QUINTIJN INNIKEL (PARTNER BEACON)
‘Product innovation is often so complex in the modern economy that partnerships are almost a must. A partnership can help fill in part of the puzzle that is missing within one’s own company. You can see an example at Nespresso, which needs coffee machines to market their coffee cups. That’s why they partnered with Krups. Another great example is the cooperation between Renault and Google, who have formed a partnership where Google provides all the electronics in the cars. The advantages are obvious: both parties combine their strengths, knowledge, position and brand to create a unique product. A product that offers a lot of added value for the consumer. Another important advantage is that the risks, always an aspect of innovation, are shared.’
‘Products are increasingly connected. In the automotive industry, you see that the challenge of a car manufacturer has shifted in ten years from making the most efficient car (in terms of design, engine technology, modular construction and luxurious interior) to an IT challenge. Certainly electric cars have more and more features that are not just hardware driven, but also software and data driven. An important part of the added value is in the user experience, and that’s where IT becomes indispensable. How many more kilometers can I drive? Where can I recharge? How big is my screen? But also the battery pack is new, the capacity, the charging speed, the durability and the cost of course. These are very important features that are not (yet) in a car manufacturer’s DNA. So where you obviously have to enter into a partnership to make that feasible.’
Cooperation and dependence
‘When entering into a partnership in product innovation, there are a number of things to consider. Perhaps the most important is an open door: the collaboration itself. The moment two companies start working together, there is always a struggle to get it right. Within one company it is already difficult to innovate, let alone when two large companies try to innovate together. That can mean considerable headaches.
Another aspect to consider is the dependency and reduced control you have over your innovation. It is not simple to maintain a partnership because it must always serve the interests of both partners. An example of a party that absolutely does not want to be dependent is Tesla. They would rather build their own battery mega-factory than sign a 10-year contract with LG, or enter into a partnership with them. To be able to do everything themselves and keep full control, Tesla makes huge investments and searches the whole world for the very best experts.’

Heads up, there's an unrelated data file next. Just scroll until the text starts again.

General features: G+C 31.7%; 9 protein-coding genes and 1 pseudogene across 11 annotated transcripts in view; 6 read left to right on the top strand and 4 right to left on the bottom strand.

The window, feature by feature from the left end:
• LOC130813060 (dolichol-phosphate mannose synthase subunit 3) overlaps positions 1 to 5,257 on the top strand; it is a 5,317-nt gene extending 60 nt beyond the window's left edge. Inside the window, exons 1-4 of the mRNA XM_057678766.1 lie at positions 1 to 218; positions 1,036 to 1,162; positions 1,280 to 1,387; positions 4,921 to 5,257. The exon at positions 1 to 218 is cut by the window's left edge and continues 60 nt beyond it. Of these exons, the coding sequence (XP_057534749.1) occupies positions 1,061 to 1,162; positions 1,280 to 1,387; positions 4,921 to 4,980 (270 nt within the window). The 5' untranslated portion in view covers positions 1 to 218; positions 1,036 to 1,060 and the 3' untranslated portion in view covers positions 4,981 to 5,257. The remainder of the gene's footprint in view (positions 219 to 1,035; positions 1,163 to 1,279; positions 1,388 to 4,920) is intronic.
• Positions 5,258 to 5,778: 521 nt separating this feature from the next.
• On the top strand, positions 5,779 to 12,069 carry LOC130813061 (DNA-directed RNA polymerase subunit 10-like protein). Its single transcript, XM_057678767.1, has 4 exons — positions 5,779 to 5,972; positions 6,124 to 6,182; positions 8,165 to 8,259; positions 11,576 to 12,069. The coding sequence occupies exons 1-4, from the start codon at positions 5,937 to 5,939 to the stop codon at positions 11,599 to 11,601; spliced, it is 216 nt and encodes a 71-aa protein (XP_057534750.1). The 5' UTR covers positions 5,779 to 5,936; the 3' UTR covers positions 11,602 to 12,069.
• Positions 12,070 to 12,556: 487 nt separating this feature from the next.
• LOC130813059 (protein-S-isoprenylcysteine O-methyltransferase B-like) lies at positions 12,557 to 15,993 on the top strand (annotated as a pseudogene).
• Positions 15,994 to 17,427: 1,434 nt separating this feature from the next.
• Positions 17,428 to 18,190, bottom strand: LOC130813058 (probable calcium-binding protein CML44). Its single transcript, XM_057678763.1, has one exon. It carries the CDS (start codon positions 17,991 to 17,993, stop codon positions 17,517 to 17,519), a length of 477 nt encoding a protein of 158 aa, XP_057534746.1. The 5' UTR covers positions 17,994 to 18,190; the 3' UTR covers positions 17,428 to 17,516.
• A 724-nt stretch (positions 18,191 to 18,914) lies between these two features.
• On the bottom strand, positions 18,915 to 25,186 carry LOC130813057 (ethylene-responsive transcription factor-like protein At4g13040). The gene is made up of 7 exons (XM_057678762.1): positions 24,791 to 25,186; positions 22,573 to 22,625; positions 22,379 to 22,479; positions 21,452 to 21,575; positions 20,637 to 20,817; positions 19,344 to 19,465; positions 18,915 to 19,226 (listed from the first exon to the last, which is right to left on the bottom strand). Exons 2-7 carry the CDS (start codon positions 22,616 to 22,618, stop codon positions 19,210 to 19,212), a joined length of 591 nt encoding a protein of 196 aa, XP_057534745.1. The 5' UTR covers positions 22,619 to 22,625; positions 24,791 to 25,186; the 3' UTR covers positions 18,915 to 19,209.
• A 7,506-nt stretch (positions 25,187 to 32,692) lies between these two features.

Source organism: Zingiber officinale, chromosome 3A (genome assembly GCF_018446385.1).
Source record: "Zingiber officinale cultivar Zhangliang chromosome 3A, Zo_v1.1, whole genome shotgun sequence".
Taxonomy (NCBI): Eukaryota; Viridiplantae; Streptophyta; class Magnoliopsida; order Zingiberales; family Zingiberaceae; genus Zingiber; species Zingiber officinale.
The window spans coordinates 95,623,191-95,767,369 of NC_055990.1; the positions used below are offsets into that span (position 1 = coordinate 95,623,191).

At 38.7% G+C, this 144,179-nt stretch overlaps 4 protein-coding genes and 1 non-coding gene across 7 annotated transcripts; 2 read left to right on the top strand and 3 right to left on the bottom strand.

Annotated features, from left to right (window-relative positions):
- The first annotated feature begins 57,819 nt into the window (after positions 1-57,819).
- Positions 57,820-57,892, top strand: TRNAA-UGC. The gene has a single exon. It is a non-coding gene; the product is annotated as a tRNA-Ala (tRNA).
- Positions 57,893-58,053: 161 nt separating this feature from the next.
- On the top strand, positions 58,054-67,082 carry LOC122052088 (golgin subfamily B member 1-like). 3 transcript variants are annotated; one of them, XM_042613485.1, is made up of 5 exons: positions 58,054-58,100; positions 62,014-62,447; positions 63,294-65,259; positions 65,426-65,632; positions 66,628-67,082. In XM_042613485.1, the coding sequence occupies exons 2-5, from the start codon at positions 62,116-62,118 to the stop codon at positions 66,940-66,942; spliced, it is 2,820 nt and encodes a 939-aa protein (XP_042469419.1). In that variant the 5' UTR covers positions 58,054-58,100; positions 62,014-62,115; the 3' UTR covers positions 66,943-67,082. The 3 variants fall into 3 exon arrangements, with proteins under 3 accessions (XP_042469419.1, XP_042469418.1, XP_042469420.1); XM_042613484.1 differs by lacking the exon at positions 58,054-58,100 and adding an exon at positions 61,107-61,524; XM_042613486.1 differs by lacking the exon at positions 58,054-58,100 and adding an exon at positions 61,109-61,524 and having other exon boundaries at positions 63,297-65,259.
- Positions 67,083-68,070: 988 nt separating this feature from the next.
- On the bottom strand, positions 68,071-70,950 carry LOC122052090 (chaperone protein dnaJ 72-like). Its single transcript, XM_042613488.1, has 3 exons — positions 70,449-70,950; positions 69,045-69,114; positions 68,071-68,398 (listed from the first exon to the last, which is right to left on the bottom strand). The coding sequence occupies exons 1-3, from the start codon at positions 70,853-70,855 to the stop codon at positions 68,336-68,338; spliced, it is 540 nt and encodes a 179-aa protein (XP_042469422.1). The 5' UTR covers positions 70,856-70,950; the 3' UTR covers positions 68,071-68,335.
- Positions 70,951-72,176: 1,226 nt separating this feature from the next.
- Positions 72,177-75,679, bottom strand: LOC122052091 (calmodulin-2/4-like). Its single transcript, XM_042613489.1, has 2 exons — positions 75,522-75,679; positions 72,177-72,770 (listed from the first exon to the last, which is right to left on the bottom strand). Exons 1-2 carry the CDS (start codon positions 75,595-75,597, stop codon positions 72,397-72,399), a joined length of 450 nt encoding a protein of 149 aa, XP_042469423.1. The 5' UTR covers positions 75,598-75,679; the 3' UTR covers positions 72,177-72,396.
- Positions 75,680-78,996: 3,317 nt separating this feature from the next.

The key question
‘The strategic consideration in partnerships is: how far are you willing to go to have a partner deliver crucial added value to your proposition? That’s something you have to think carefully about. As you put away more roles for the partner, that partner adds more value, and you’re probably going to pay more. The complexity of the partnership is increasing and the control is decreasing. That’s what I’m trying to show in the attached graph.’
Roles of the partner
‘Defining the exact roles of the partners is very crucial for successful partnerships.
What do you need the partner for? It could be anything: manufacturing, the brand, (after)sales, or a sales channel. Renault leans to the right side, opting to outsource the entire electronics long term. A striking move, since cars are increasingly becoming driving computers, and Renault does not see a central role for itself in this for the future. Parties like Nestlé and Tesla are on the other side; they prefer to organize everything themselves, with lots of control and few shared costs. Nestlé has invested massively in its own R&D center for coffee technology with hundreds of specialized technicians to make perfect coffee. As a result, they can now dictate to companies like Krups, Magimix and Siemens under what conditions they can sell a Nespresso machine. But that took Nestlé decades, don’t underestimate that investment.’
‘In summary, entering into a partnership can offer a lot of added value, and can bring unique propositions to the market. However, it always depends on the situation whether, and in what form, a partnership is successful. In recent years BEACON has gained a lot of experience in supporting partnerships. And we are excited to do that again in the future.’
Interested in partnership opportunities? Please contact Quintijn Innikel (06 145 395 49)
Read also: Partnerships in innovatieBack to overview